Tag Archives: Ted Cruz
An Enemy of Income Tax Reform: The “Business Transfer Tax” (a/k/a “Business Activity Tax” and “Business Flat Tax”)
The “Business-Transfer Tax” in all its forms is a proposal for a dual-tax system, to have a value-added tax built upon a rejiggered income tax. This second tax comes disguised as income-tax reform with the VAT label avoided. Sad to say this ill-conceived proposal amounts to a cover-up and remedy for the failure of U.S. trade negotiators to insist that VAT nations abide by the principles of free trade. But, two wrongs don’t make a right. As an enemy of real income-tax reform, it would make the income tax even more disjointed and difficult to unscramble into a simple, tax-neutral, low-rate income tax. Continue reading
The larger question is whether Donald Trump accomplished what he intended. Will he draw a majority of the Jewish vote? Probably not, but based on the applause at the Verizon sports arena, even if he only moved the bar among a wider audience from “Trump is the worst ever” to “Trump isn’t as bad as feared,” he’ll have overcome significant resistance, as he moves toward the Republican nomination. A few more points in each upcoming primary can tip the balance in his favor. Some of his statements will increase Leftist opposition, but the more-strident the protests, the more support Trump gains. Continue reading
According to Jack Oliver, legislative director of Floridians for Immigration Enforcement, Senate Bill 744 would have given work permits and legalization to over 11 million illegal aliens, doubled authorized immigration to 22 million over the next decade, and added millions to welfare and entitlement rolls. Oliver called it “amnesty first and a promise for enforcement later.” He contended that the bill never would have gotten through the Senate without Rubio acting as the immigrant “poster child” of the sponsoring “Gang of Eight.” The immigration bill would change demographics forever, with Democrats fast-tracking the newly legalized immigrants to citizenship and voting rolls. Continue reading
Such NAFTA international trade has all but destroyed the American manufacturing base, it threatens U.S. jobs and has contributed to stagnant wages since its inception in 1992. So the funding and expansion of the NAFTA trade corridors coupled with the porous southern border create another source of angst for American voters as they weigh the current presidential contenders. Continue reading
Looming over this entire process is an electoral reality that has the potential to shatter remaining conservative confidence in the Republican nominating process. The Republican National Committee’s delegate allocation process is, if not rigged, demonstrably skewed to favor more moderate establishment candidates. Over a third of the delegates to the GOP convention next year will be awarded “based on the results at the congressional district level.” Three delegates are apportioned for each congressional district—including those in deep-blue pockets of the country that favor more moderate candidates. Continue reading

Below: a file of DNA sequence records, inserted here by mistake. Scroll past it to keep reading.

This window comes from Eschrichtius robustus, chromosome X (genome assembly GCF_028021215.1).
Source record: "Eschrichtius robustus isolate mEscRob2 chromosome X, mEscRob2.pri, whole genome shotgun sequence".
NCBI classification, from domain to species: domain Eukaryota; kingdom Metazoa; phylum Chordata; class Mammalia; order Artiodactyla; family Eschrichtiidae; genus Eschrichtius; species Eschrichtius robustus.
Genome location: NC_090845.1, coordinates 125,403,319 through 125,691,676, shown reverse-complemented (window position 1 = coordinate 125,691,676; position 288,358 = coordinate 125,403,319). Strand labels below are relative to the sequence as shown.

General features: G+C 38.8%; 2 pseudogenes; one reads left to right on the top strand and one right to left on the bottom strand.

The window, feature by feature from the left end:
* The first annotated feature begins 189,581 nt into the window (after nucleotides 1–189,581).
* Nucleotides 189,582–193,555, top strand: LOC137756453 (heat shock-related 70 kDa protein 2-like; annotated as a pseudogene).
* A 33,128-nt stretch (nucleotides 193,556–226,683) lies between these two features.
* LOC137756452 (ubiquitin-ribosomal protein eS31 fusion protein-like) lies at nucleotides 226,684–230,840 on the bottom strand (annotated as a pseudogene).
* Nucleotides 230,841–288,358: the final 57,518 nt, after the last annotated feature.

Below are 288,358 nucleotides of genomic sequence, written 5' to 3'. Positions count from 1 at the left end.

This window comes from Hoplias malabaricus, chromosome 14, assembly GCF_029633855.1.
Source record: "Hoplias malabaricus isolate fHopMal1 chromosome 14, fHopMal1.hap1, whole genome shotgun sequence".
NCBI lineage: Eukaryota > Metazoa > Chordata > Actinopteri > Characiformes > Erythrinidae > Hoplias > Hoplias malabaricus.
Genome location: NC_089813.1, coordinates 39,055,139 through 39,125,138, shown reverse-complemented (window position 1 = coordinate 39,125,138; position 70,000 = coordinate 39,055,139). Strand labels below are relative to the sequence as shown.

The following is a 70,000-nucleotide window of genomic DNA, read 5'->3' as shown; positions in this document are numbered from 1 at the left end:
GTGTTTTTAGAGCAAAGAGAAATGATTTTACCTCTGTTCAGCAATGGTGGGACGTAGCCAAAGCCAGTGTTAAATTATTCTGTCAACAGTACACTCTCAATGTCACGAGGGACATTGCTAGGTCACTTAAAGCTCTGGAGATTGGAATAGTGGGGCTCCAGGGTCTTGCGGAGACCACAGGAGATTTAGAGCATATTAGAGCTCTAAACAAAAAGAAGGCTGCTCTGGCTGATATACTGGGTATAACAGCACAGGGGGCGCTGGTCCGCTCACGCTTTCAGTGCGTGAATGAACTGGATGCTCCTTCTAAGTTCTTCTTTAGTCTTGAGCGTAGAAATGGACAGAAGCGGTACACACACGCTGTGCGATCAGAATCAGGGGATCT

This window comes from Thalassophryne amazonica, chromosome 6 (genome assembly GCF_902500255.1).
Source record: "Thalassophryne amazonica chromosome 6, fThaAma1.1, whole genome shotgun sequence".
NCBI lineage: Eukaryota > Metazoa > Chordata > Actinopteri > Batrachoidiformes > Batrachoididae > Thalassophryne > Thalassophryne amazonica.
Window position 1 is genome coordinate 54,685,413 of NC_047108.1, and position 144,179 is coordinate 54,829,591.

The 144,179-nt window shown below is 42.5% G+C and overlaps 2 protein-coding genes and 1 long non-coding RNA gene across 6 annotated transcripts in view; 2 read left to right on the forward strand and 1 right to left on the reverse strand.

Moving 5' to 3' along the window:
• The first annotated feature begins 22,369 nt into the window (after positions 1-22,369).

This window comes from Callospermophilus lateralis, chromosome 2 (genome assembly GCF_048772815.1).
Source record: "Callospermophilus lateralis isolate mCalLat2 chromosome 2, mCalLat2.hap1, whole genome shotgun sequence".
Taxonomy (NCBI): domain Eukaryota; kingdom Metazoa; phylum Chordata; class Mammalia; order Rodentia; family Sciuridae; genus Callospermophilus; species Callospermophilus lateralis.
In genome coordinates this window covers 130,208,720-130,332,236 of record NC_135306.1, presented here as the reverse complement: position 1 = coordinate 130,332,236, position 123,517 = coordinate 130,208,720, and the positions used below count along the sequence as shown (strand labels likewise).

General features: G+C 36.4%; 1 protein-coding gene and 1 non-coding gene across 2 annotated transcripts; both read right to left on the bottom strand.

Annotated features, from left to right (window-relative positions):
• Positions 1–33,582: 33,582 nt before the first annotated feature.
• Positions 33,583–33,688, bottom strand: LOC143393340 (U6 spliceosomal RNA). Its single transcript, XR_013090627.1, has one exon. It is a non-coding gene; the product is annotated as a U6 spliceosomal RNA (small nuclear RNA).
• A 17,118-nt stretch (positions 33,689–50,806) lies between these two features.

The day after Clinton released her announcement video, another Republican candidate entered the increasingly crowded GOP field. U.S. Senator Marco Rubio is 43 and offers a young and attractive family and life story. As a Cuban-American, he, like fellow Senator Ted Cruz, would be the first Hispanic nominated for president by a major party. Continue reading
Under Dewhurst’s leadership, Texans experienced a massive shift away from an affordable gas- tax-funded freeway system to a reliance on tolling. The Perry-Dewhurst regime brought us the Trans-Texas Corridor, quick-take eminent domain, tolling existing freeways, handing our public roads to private toll corporations who charge Texans 95 cents a mile to drive, and using gas taxes and a host of public money to subsidize and guarantee the loans on toll roads. They took Texas from zero debt for roads to now the highest road debt in the nation at $31 billion.
Last week, Congressional Republican leaders revealed the latest effort by members of the party establishment to provide legal status for at least some of the nation’s illegal-immigrant population. At the party’s winter retreat on Maryland’s Eastern Shore, House members learned of this most recent proposal and the precepts that would frame the discussion. Drafts of the key document were not circulated,
For more than three years, Republicans in Congress, conservative activists and allied interest groups have sought in vain to defeat ObamaCare. They likewise were unsuccessful in trying to prevent the reelection of the eponymous author of that program in 2012. Their lack of success with both endeavors did not breed resignation or despair. Rather, with key parts of ObamaCare set to take effect on the same day that funding for much of the federal government would expire, conservatives sought to tie the two together and defund ObamaCare.
It was, if nothing else, a fitting metaphor for the size and nature of the work before them. On March 27, 2013, four members of the “Gang of Eight,” a group of U.S. senators who have banded together to seek immigration reform, toured the Arizona-Mexico border. It was what Politico termed their “spring break” trip.